That is how a career is built, and how it is maintained. Accept commitments that move you forward and be unrelentingly reliable once you agree; refuse what does not excite you or pay you well.

To what will I say no? Unpaid “work”. This month, I’m about to give my last speech without pay. The person who invited me to speak only accepts paying gigs – why shouldn’t I? That doesn’t mean I’ll never in my life do another freebie, but not for the foreseeable future. I’ve already changed my freelance business to focus on marketing writing and script work. When I do editing work, I’ll only take jobs from a publisher, not from an individual writer. That will cut the frustration level because the writing will have already been vetted at least once before I get it, and publishers (usually) are more reliable about paying than individuals. The unpaid work is where I “don’t have time”.

It’s always a delicate balance between being flexible enough to take advantage of opportunities that come up in a way that means you finish what you start, and that each project builds on the previous one. It can be done. But only if you put in the work.

Posted by: devonellington | March 1, 2016

March 2016 To Do List

The March list is short, sweet, and to the point:

 

March 2016 To Do List

3-5 Pitches/Submissions
Finish the first draft of TIE-CUTTER
Finish the first draft of the play set in 17th Century Italy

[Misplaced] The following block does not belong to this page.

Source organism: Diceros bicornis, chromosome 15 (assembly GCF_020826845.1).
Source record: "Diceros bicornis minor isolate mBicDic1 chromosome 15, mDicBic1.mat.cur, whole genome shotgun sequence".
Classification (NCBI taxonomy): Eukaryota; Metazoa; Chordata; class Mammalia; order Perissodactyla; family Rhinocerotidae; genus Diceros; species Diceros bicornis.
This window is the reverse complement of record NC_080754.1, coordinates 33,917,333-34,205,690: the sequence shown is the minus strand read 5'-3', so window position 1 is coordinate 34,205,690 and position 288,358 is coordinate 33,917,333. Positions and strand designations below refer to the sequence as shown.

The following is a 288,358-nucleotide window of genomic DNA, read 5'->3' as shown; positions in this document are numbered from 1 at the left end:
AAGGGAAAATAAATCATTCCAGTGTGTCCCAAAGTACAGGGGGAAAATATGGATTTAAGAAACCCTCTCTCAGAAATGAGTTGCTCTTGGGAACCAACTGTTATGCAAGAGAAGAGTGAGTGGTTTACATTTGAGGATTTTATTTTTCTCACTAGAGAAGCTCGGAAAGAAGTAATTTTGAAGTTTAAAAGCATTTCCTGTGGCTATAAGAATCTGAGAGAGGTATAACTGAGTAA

Continue work on contest entries
Finish draft of short story due end of April

Posted by: devonellington | February 29, 2016

February Wrap Up

February 2016 Wrap-Up

Complete:
“Confidence Confidant” adapted from stage play to radio play, in both BBC and US formats.
“Broken Links” converted into BBC radio format
2 submissions

In Process:
DEATH OF A CHOLERIC – very close to the finish I wanted for the end of this month
TIE-CUTTER
Continuing to work on contest entries
Play set in 17th Century Italy
Working on material for my presentation in March

Dropped/Moved:
Connected short stories put on hold for the moment

Additional:
Writing my way into the historical novel LAUGHTER RETURNED
Outlining a novel that’s a re-envisioning of an idea I played with for a long time.
Rewrote the first two and a half chapters of SONGBOUND SISTERS.
Writing my way into the re-envisioned novel, so I get an idea of what I want to outline.
Revamped the Fearless Ink Website and working on the Devon Ellington Work website

Disappointments:
1 rejection, although that editor wants to see something else.
When I’d prepared the material for my March presentation, the topic was changed, and I had to start over.

Successes: